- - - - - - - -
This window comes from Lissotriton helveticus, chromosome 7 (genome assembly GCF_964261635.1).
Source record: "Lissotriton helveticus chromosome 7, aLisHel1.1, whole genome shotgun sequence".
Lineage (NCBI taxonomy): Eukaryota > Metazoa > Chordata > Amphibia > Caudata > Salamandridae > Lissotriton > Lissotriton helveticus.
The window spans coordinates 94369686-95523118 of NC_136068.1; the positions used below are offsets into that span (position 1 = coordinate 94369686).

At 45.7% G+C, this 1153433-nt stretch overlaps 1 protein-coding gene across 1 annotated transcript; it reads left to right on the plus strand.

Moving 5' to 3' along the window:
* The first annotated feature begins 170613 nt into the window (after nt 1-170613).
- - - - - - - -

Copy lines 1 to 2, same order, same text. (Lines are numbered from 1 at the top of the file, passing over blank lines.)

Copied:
This window comes from Lissotriton helveticus, chromosome 7 (genome assembly GCF_964261635.1).
Source record: "Lissotriton helveticus chromosome 7, aLisHel1.1, whole genome shotgun sequence".